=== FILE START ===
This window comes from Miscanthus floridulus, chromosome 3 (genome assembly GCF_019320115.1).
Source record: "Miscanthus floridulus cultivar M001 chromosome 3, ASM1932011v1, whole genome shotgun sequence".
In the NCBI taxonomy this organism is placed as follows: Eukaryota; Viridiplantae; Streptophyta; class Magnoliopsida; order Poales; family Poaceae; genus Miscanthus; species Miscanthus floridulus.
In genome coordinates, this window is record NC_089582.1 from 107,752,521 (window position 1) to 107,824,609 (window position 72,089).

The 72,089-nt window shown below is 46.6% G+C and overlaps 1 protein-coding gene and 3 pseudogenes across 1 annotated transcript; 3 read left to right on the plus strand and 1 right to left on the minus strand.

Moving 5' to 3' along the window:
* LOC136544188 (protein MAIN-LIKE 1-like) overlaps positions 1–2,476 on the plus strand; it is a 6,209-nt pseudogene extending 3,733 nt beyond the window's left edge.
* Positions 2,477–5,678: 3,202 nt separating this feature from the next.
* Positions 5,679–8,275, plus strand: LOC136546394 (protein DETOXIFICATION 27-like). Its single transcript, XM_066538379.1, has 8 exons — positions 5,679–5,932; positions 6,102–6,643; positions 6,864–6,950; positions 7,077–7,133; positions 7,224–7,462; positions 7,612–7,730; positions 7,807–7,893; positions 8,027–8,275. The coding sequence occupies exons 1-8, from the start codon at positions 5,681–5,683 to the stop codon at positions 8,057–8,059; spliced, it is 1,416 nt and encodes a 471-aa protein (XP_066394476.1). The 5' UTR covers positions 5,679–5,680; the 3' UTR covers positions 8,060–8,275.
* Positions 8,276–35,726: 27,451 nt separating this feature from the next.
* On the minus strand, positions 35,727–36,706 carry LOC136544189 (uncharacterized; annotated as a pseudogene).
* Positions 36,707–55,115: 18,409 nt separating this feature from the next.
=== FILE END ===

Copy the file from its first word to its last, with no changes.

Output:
This window comes from Miscanthus floridulus, chromosome 3 (genome assembly GCF_019320115.1).
Source record: "Miscanthus floridulus cultivar M001 chromosome 3, ASM1932011v1, whole genome shotgun sequence".
In the NCBI taxonomy this organism is placed as follows: Eukaryota; Viridiplantae; Streptophyta; class Magnoliopsida; order Poales; family Poaceae; genus Miscanthus; species Miscanthus floridulus.
In genome coordinates, this window is record NC_089582.1 from 107,752,521 (window position 1) to 107,824,609 (window position 72,089).

The 72,089-nt window shown below is 46.6% G+C and overlaps 1 protein-coding gene and 3 pseudogenes across 1 annotated transcript; 3 read left to right on the plus strand and 1 right to left on the minus strand.

Moving 5' to 3' along the window:
* LOC136544188 (protein MAIN-LIKE 1-like) overlaps positions 1–2,476 on the plus strand; it is a 6,209-nt pseudogene extending 3,733 nt beyond the window's left edge.
* Positions 2,477–5,678: 3,202 nt separating this feature from the next.
* Positions 5,679–8,275, plus strand: LOC136546394 (protein DETOXIFICATION 27-like). Its single transcript, XM_066538379.1, has 8 exons — positions 5,679–5,932; positions 6,102–6,643; positions 6,864–6,950; positions 7,077–7,133; positions 7,224–7,462; positions 7,612–7,730; positions 7,807–7,893; positions 8,027–8,275. The coding sequence occupies exons 1-8, from the start codon at positions 5,681–5,683 to the stop codon at positions 8,057–8,059; spliced, it is 1,416 nt and encodes a 471-aa protein (XP_066394476.1). The 5' UTR covers positions 5,679–5,680; the 3' UTR covers positions 8,060–8,275.
* Positions 8,276–35,726: 27,451 nt separating this feature from the next.
* On the minus strand, positions 35,727–36,706 carry LOC136544189 (uncharacterized; annotated as a pseudogene).
* Positions 36,707–55,115: 18,409 nt separating this feature from the next.